The question is hypothetical, but it came up in a conversation and I'd like to see if we can come up with a logical analysis and conclusion. For various reasons, graduate students might not be inclined to apply for funding.

By funding I mean grants or scholarships intended to support graduate students directly in the form of money given directly to the student. That is, I am not talking about applying for research scholarships intended to fund an experiment, buy equipment, etc. Here are a few (made up) examples.

Case 1 (Differential). I get 20000 of internal departmental funding but be encouraged by the department to apply for external funding. If I then get 5000 scholarship, then the departmental policy might be to drop the internal funding to 15000, so I don't apply for it.

Case 2 (Rich Student). I am very wealthy and I have no need for funding. I am a brilliant student and could probably get many different scholarships but I chose not to because I feel other students with less money need the money more.

The "Rich Student" scenario is slightly different than the "Differential" scenario. If I am rich then for sure some other poorer student could have gotten the money, whereas in the "Differential" scenario, I am now only getting 15000 so another student will get the 5000 anyway.

The problem with not applying for scholarships is that I don't get scholarships, and in many fields winning scholarships is good for your academic career. Perhaps in some fields this is more important than others.

Overwhelmingly I've heard that one should always apply for scholarships regardless of circumstances because of this. Of course theoretically, I could bypass my "rich student morality" by using it to do something useful for the community.

Personally, although I am not in these situations, I feel that it is most beneficial to always apply for scholarships, I would just like to have some kind of evidence that support this.

So to put this in a definitive question: for graduate students, is there ever a reason not to apply for at least a few available scholarships?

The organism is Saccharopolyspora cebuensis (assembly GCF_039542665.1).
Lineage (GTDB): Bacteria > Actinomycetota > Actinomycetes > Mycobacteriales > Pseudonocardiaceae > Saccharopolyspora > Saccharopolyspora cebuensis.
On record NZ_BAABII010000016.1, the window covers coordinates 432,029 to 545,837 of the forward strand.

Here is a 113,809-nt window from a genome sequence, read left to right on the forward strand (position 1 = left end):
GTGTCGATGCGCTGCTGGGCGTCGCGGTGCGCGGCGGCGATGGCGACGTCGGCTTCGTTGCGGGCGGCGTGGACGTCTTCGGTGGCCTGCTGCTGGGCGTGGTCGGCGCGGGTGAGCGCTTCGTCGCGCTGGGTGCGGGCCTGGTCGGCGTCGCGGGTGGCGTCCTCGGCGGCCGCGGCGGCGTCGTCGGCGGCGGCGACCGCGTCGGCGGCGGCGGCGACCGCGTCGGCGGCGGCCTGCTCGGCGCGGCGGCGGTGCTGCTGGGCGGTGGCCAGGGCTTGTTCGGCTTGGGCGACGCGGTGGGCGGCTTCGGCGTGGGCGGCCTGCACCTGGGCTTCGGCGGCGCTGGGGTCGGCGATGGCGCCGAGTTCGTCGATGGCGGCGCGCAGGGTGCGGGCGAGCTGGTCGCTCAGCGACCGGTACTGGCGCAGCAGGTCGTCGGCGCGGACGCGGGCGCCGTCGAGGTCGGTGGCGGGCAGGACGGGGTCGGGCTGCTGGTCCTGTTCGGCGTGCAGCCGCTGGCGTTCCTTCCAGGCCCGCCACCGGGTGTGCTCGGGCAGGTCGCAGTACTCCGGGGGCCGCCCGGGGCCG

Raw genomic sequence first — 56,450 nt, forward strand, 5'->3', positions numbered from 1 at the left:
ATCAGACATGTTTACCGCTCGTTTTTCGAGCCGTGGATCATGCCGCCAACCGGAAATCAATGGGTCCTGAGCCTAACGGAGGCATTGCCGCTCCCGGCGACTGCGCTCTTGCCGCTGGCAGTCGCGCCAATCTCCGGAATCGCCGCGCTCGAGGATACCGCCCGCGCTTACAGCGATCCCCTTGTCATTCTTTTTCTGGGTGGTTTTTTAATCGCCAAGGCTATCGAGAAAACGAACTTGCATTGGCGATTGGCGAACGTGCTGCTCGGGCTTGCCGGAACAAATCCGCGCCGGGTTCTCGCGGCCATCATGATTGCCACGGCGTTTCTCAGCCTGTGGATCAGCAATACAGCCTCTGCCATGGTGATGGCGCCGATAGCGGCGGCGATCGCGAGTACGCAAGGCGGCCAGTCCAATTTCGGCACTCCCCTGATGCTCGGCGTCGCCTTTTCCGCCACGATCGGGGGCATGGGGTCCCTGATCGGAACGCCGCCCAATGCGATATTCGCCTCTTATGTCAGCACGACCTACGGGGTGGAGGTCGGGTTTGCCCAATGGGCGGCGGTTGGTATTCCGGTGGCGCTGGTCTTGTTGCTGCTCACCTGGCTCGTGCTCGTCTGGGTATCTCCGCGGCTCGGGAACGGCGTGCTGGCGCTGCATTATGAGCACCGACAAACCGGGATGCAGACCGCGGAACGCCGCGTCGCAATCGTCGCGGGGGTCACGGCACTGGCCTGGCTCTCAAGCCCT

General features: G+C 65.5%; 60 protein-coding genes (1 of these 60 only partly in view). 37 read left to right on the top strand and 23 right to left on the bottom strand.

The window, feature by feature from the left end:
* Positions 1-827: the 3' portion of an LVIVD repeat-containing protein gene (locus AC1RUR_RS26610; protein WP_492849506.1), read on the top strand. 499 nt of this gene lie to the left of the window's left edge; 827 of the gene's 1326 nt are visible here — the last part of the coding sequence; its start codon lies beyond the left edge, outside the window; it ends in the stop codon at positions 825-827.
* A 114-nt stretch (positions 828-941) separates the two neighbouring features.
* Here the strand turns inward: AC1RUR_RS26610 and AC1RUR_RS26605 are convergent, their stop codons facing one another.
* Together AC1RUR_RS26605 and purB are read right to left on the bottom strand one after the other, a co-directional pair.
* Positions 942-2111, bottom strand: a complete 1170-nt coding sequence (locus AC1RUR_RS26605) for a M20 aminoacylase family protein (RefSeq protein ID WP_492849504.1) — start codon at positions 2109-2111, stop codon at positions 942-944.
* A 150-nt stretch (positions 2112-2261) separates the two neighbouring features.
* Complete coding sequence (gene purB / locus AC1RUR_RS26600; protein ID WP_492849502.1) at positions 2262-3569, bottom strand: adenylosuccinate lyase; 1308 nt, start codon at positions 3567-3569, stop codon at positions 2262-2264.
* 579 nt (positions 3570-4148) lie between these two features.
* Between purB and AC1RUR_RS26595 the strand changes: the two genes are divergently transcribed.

5 Answers 5

  • Reward to ratio of the application. If you already have some funding, and the additional funding is small compared to the time required to apply for it. For example, you have an NSF fellowship at ~$30k/yr, so it might not be worth applying to $2k scholarships which take a week or two of time.

  • Reward to ratio of the work. You don't want to take on a new project.

  • The project isn't relevant to your line of work.

  • You aren't qualified (GPA, citizenship, or status limitations)


Beyond @mankoff's answer of it not being worth it (I've chosen not to apply for fellowships with a poor reward:effort ratio), you might not be allowed to. For example, many fellowships, NIH training grants etc. have rules about what other funding you can get (especially for the same project).

  • I read the question as operating under the assumption that one is an incoming graduate student, rather than in a situation where funding may already be in place.
    – aeismail
    Feb 24, 2012 at 4:31
  • @aeismail I had read it as generally more "Why would you not do this?". Though it could indeed be for incoming grad students - some of them slide directly into training grants for example, and some of those are quite strict.
    – Fomite
    Feb 24, 2012 at 5:47
  • I probably should have said "applying" rather than "incoming." but even if one is on a training grant, I would think a student could give it up to take a fellowship, right?
    – aeismail
    Feb 24, 2012 at 8:35